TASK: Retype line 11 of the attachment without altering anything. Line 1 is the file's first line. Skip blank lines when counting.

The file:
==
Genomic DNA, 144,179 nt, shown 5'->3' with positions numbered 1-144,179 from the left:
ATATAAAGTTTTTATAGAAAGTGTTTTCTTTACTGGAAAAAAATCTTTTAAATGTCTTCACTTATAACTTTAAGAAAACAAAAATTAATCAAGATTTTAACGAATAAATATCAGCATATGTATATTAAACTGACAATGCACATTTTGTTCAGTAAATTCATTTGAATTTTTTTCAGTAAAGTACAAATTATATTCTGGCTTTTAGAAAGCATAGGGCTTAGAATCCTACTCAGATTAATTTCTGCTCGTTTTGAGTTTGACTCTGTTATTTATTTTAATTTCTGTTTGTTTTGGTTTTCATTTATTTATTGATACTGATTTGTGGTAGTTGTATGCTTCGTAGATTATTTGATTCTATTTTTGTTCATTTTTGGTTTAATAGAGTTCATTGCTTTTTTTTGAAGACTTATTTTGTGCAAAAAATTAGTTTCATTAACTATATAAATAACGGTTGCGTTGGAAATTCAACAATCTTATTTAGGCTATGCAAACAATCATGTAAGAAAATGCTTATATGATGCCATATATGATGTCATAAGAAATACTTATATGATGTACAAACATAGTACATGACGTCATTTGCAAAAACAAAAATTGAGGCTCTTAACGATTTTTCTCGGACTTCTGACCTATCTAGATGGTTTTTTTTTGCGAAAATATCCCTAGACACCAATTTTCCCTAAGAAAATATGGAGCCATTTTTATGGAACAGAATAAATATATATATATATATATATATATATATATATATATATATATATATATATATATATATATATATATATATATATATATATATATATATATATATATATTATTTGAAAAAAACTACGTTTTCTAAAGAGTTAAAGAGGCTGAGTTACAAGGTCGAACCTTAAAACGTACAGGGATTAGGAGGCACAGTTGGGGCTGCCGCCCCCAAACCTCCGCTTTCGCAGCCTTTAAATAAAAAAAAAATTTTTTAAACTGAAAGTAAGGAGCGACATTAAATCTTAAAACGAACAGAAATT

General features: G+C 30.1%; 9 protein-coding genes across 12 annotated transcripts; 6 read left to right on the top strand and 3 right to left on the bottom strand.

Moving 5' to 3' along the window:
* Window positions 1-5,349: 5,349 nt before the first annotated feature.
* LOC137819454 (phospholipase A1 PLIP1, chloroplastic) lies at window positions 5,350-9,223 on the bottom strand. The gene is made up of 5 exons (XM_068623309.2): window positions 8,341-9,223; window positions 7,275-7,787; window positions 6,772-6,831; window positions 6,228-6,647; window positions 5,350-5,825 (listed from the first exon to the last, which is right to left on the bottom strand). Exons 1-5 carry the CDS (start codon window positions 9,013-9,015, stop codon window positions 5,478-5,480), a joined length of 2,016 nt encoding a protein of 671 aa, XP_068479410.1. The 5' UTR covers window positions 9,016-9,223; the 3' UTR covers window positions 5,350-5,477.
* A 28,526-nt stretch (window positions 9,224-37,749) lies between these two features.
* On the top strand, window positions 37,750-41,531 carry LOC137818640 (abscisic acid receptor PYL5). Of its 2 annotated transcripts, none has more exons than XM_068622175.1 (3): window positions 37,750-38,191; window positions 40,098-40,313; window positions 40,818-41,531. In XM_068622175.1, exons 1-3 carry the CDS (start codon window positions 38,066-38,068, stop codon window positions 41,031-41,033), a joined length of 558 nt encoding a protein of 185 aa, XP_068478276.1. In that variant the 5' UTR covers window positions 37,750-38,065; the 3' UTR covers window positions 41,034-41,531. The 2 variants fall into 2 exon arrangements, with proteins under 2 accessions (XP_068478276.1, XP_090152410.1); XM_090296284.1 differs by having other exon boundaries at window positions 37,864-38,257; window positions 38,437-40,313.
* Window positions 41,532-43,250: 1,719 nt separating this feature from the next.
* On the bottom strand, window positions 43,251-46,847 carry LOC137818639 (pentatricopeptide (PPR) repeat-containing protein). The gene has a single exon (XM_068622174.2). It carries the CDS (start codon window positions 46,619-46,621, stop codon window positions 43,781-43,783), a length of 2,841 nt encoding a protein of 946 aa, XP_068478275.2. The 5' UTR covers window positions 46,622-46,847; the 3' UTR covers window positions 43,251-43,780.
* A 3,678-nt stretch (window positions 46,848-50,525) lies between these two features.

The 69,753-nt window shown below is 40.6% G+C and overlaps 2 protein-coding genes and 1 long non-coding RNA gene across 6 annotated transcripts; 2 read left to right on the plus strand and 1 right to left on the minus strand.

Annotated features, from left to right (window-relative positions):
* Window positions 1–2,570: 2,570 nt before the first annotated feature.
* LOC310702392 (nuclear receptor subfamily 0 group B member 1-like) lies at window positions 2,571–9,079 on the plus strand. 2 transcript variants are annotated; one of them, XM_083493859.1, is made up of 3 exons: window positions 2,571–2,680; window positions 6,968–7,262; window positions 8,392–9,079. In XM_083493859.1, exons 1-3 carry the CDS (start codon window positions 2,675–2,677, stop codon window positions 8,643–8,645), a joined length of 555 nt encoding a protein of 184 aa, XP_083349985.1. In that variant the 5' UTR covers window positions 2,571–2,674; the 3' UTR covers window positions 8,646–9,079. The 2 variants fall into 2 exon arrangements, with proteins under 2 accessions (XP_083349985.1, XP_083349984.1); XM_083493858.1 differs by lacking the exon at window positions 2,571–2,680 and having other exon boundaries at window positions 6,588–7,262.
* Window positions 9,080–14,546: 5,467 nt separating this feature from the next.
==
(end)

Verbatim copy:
* A 3,678-nt stretch (window positions 46,848-50,525) lies between these two features.